In this unfavorable political context, a key to moving forward is to unhinge the concept of transitional justice from its present pivot of accountability for war crimes. The problem today is that the entire transitional justice process is being held hostage to the pursuit of accountability for war crimes. Transitional justice is not only about accountability, it includes truth seeking, reparations and institutional reforms. The experience of other countries shows that ensuring accountability is a lengthy process often taking several decades. Those who are accused of war crimes are still powerful both in the political opposition and in the military. They also have the support of large segments of the population on account of saving the country from violent division.

Blocking Healing 

It is in this context that important commitments of the government are being blocked at every level. It should be clear by now that a war crimes-centered process of transitional justice will not move forward. The demand for international tribunals and hybrid courts to ensure accountability strengthens the hands of those who oppose the transitional justice process. They claim that ascertaining the fate of missing persons and providing reparations for loss of life and property are part of a package aimed at providing hard evidence that will be used in war crimes prosecutions and for punishing of war heroes. Therefore, instead of emphasizing retributive justice in which the primary remedy is punishment, there could be an alternative in the form of restorative justice. There is a need to look for examples from other parts of the world.

The government also needs to move swiftly to regain the trust and confidence of the Tamil people who voted overwhelmingly for the government at the last elections that saw the government change. They are feeling particularly let down. During the past weeks as the UNHRC sessions were being held in Geneva, members of the Tamil Diaspora and civil society visited European capitals to lobby for international direct intervention with regard to the truth-seeking commission and the special courts to try war criminals. But they did not succeed in their missions. In this context, the Tamil polity is feeling very much abandoned and left out by the government that they helped to bring to power by voting for them at the last national elections.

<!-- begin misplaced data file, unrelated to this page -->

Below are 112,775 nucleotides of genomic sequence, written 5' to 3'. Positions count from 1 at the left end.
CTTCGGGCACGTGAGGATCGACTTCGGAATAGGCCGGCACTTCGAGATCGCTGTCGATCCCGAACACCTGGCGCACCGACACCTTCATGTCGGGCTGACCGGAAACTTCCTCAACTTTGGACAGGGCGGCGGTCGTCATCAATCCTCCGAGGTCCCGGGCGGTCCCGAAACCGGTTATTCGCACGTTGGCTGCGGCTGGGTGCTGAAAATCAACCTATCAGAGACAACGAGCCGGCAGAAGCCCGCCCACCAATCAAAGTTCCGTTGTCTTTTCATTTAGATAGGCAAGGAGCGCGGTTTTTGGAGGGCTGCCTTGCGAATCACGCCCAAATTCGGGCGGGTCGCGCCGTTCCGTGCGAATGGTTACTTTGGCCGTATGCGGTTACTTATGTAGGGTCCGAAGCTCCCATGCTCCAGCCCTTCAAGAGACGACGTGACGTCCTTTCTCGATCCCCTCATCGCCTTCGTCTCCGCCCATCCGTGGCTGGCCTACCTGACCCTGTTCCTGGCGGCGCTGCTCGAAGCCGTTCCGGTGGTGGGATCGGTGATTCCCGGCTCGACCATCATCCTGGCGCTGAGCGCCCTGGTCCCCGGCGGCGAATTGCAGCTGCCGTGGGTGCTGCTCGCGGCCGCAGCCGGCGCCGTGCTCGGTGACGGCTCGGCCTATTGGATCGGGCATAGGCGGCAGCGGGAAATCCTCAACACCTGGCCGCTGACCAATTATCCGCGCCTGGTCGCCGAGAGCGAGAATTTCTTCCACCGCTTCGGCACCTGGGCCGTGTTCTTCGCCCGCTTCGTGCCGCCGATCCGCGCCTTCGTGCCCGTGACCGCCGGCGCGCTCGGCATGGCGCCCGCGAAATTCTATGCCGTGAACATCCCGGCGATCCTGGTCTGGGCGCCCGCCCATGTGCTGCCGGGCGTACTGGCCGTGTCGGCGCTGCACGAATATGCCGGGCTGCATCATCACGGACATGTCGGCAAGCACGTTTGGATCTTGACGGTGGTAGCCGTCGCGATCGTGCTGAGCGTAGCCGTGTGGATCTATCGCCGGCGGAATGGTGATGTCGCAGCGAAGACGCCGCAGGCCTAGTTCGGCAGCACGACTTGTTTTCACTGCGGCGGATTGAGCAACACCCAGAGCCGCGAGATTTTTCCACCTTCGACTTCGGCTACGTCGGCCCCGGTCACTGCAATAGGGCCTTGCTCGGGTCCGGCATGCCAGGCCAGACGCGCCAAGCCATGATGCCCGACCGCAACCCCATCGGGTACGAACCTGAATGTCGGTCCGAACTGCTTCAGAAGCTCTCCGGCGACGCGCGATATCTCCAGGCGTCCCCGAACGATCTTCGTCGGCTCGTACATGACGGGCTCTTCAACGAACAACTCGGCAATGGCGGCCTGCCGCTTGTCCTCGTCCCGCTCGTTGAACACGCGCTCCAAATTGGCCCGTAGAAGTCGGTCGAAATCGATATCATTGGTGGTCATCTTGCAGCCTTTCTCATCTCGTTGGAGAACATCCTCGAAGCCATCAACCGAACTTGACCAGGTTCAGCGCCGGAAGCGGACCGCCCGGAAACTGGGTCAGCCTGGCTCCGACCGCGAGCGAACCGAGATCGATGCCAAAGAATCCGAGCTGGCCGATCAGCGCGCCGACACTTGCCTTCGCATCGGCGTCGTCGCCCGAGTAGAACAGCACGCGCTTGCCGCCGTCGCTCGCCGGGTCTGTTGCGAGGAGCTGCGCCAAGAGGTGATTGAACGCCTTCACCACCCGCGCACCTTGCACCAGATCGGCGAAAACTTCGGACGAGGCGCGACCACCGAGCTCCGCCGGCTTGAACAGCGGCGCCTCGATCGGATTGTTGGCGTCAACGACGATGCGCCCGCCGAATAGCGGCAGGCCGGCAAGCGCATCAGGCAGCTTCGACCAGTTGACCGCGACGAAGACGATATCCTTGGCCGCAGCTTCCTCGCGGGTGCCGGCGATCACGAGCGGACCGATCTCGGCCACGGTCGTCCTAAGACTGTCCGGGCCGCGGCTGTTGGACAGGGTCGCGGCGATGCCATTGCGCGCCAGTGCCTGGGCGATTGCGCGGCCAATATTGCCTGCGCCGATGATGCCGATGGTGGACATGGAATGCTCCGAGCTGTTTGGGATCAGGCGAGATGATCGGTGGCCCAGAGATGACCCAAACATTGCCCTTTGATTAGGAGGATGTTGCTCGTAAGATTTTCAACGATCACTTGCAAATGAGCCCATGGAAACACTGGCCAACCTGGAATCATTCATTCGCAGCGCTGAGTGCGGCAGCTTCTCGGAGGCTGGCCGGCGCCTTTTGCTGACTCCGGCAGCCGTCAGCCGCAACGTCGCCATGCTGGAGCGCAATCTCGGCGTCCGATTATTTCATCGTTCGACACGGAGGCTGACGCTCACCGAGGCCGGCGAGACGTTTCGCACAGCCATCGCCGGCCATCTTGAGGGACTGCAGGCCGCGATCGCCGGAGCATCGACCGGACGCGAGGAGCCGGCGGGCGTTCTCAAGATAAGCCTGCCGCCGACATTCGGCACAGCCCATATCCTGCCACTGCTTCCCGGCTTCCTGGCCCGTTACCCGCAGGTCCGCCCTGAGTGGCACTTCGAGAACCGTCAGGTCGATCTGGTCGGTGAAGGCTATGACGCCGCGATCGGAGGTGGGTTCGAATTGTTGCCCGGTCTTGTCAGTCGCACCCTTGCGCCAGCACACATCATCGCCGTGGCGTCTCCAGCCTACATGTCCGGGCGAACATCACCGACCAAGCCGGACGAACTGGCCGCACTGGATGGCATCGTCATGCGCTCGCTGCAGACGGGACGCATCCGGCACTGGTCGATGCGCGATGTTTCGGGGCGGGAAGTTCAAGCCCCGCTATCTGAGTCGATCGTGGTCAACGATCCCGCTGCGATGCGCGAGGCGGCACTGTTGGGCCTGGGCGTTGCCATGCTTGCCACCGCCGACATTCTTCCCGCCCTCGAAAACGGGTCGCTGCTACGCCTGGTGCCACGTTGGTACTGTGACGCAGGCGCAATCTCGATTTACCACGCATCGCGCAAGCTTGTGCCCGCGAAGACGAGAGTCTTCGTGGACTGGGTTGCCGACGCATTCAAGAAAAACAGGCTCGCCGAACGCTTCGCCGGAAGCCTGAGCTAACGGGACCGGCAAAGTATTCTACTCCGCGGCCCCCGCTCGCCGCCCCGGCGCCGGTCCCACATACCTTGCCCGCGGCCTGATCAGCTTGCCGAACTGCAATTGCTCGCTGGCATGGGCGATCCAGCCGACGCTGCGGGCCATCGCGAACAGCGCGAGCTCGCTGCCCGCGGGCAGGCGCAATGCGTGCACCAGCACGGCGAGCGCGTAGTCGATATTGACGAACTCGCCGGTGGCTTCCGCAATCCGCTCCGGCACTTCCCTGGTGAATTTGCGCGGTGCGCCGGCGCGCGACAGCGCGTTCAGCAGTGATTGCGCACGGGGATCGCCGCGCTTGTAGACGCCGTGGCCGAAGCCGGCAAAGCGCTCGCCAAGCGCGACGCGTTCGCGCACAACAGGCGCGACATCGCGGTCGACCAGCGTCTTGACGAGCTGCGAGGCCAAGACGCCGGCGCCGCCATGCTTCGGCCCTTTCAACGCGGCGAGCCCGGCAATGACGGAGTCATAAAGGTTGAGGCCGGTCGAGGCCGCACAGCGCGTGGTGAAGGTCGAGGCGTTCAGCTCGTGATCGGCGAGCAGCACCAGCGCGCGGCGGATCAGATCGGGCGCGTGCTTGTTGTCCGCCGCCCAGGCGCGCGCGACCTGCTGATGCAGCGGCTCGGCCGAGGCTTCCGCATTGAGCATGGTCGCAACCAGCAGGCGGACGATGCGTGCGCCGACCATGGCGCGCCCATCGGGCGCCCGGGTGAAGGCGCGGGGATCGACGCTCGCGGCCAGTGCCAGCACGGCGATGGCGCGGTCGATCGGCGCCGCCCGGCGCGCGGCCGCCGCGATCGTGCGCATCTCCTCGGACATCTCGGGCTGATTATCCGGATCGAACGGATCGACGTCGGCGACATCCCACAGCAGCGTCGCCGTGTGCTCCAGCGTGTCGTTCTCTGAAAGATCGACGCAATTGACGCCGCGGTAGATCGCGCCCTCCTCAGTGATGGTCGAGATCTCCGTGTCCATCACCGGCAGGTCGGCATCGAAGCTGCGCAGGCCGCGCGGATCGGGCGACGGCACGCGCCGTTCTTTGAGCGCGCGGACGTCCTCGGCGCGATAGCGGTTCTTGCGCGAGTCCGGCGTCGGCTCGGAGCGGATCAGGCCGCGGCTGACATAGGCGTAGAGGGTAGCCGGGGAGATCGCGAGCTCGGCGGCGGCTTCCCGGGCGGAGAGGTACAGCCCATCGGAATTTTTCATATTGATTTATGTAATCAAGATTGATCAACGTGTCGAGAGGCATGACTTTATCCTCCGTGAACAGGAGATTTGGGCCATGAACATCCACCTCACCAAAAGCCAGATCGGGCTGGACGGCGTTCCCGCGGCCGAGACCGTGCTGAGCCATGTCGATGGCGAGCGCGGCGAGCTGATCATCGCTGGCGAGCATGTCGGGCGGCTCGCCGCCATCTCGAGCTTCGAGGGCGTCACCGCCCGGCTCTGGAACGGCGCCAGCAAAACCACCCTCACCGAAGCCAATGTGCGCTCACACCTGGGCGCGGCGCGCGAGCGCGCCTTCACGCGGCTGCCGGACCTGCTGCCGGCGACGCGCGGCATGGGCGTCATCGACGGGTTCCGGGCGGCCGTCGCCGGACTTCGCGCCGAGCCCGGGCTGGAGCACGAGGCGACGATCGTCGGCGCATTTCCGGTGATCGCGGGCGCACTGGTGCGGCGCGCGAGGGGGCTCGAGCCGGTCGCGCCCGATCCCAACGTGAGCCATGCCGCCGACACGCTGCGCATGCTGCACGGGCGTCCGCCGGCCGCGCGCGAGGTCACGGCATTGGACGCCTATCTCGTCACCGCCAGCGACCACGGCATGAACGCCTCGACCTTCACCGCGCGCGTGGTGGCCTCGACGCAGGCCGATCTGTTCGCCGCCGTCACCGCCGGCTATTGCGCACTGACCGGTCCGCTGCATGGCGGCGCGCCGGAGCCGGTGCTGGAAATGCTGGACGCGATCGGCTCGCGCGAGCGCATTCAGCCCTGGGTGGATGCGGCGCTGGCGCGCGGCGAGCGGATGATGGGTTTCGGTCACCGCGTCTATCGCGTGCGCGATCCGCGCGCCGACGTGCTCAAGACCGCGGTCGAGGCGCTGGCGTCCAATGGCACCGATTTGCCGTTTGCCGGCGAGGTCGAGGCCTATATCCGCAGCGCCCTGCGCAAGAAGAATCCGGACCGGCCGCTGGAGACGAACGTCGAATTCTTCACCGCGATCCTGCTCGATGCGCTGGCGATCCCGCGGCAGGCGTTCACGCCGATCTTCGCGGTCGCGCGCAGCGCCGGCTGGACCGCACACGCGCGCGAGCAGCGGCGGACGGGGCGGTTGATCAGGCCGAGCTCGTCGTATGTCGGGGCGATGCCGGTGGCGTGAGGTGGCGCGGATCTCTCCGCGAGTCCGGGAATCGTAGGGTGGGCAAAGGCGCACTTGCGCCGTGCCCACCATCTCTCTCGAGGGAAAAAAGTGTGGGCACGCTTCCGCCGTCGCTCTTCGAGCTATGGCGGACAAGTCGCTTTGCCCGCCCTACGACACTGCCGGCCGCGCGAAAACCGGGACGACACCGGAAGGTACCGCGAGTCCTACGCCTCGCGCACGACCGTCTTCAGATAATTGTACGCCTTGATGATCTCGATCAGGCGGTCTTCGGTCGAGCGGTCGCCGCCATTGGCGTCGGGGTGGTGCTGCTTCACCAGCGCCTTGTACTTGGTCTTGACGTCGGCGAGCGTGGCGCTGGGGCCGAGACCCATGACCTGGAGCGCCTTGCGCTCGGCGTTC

At the present time, Sri Lanka is fortunate in that it has a government that is sincere about making life better for all people, including Tamils. This government headed by President Maithripala Sirisena and Prime Minister Ranil Wickremesinghe is not anti-Tamil or anti any section of the general population. But they are also politicians who assess the pulse of the people. Any government that wishes to win the next election needs to be mindful of the Sinhalese ethnic majority for whom economic development matters more than transitional justice. The government needs to be supported and strengthened to shift the emphasis on transitional justice away from war crimes trials. When prosecuting war crimes is made the centre piece of transitional justice, as demanded by sections of the international community and Tamil polity, it is even harder to get popular support for transitional justice.

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Latest comments

  • 9
    2

    The write up is the usual insipid stuff of an NGO earning his stipend.

    Look at, ‘In the minds of most people national security will tend to receive more deference and priority than any other issue. The United States under President Donald Trump is the latest example of this reality’.

    Really? How do you equate or compare any national security threat the US faces with any of SL. It is unkind to even speak of a threat from within, – from the Tamils who are staggering under the burden of State antipathy.

    The only threat the country is confronted with is from the politicians.

    The President is insecure. He is more concerned about himself than the country. The Prime Minister is no better.

    They both are treading the path of least resistance, to ensure that their terms of Office continues uninterrupted. There is no effort to fulfil the needs of the country.

    No harm will come to the country from Tamils. Tamils are of this country. Who else appears to be the threat!

    A federal form of government will ease any tension that exists between the communities. Any demand for accountability will soon evaporate once an atmosphere of trust and equality is brought about.

    The average Sinhalese man cohabited with Tamils, before the politicians from the majority community ruined it.

    It is time for the man on the street to resist being deceived by the men after power.

    • 3
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      If there is a Federal setup based on Indo-Lanka Accord, which in turn was based on Thimpu Principles, which in turn was based on Vaddukodai resolution …this can go on and on to 1920s and 1940s the genesis of separate territory for ethnic group Tamils in Sri Lanka.